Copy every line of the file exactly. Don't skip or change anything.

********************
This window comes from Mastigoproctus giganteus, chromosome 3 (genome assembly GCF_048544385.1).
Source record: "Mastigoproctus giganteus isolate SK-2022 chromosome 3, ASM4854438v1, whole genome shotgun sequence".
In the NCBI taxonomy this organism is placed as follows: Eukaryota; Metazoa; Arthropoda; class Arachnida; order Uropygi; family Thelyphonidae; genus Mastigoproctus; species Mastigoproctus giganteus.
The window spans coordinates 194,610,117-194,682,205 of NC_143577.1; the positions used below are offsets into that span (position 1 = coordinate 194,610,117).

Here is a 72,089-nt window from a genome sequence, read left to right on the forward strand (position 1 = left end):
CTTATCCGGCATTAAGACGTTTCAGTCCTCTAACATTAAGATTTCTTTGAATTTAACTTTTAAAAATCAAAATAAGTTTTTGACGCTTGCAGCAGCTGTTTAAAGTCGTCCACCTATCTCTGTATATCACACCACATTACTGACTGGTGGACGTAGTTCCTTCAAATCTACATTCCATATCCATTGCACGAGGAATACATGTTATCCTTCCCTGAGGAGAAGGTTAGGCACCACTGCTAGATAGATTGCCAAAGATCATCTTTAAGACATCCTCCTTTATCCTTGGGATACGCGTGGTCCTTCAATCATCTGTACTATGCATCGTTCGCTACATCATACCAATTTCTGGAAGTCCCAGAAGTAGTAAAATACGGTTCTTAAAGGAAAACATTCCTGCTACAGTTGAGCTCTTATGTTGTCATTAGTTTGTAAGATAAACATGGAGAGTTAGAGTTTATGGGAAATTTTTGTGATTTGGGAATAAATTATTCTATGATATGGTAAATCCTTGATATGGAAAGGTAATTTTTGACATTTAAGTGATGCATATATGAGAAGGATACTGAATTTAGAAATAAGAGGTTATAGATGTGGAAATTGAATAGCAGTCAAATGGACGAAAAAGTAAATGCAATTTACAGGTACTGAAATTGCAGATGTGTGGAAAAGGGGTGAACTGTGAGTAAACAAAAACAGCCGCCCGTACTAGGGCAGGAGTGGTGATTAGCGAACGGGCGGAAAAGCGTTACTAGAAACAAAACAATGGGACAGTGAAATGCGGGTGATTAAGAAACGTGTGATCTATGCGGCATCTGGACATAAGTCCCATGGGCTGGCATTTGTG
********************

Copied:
This window comes from Mastigoproctus giganteus, chromosome 3 (genome assembly GCF_048544385.1).
Source record: "Mastigoproctus giganteus isolate SK-2022 chromosome 3, ASM4854438v1, whole genome shotgun sequence".
In the NCBI taxonomy this organism is placed as follows: Eukaryota; Metazoa; Arthropoda; class Arachnida; order Uropygi; family Thelyphonidae; genus Mastigoproctus; species Mastigoproctus giganteus.
The window spans coordinates 194,610,117-194,682,205 of NC_143577.1; the positions used below are offsets into that span (position 1 = coordinate 194,610,117).

Here is a 72,089-nt window from a genome sequence, read left to right on the forward strand (position 1 = left end):
CTTATCCGGCATTAAGACGTTTCAGTCCTCTAACATTAAGATTTCTTTGAATTTAACTTTTAAAAATCAAAATAAGTTTTTGACGCTTGCAGCAGCTGTTTAAAGTCGTCCACCTATCTCTGTATATCACACCACATTACTGACTGGTGGACGTAGTTCCTTCAAATCTACATTCCATATCCATTGCACGAGGAATACATGTTATCCTTCCCTGAGGAGAAGGTTAGGCACCACTGCTAGATAGATTGCCAAAGATCATCTTTAAGACATCCTCCTTTATCCTTGGGATACGCGTGGTCCTTCAATCATCTGTACTATGCATCGTTCGCTACATCATACCAATTTCTGGAAGTCCCAGAAGTAGTAAAATACGGTTCTTAAAGGAAAACATTCCTGCTACAGTTGAGCTCTTATGTTGTCATTAGTTTGTAAGATAAACATGGAGAGTTAGAGTTTATGGGAAATTTTTGTGATTTGGGAATAAATTATTCTATGATATGGTAAATCCTTGATATGGAAAGGTAATTTTTGACATTTAAGTGATGCATATATGAGAAGGATACTGAATTTAGAAATAAGAGGTTATAGATGTGGAAATTGAATAGCAGTCAAATGGACGAAAAAGTAAATGCAATTTACAGGTACTGAAATTGCAGATGTGTGGAAAAGGGGTGAACTGTGAGTAAACAAAAACAGCCGCCCGTACTAGGGCAGGAGTGGTGATTAGCGAACGGGCGGAAAAGCGTTACTAGAAACAAAACAATGGGACAGTGAAATGCGGGTGATTAAGAAACGTGTGATCTATGCGGCATCTGGACATAAGTCCCATGGGCTGGCATTTGTG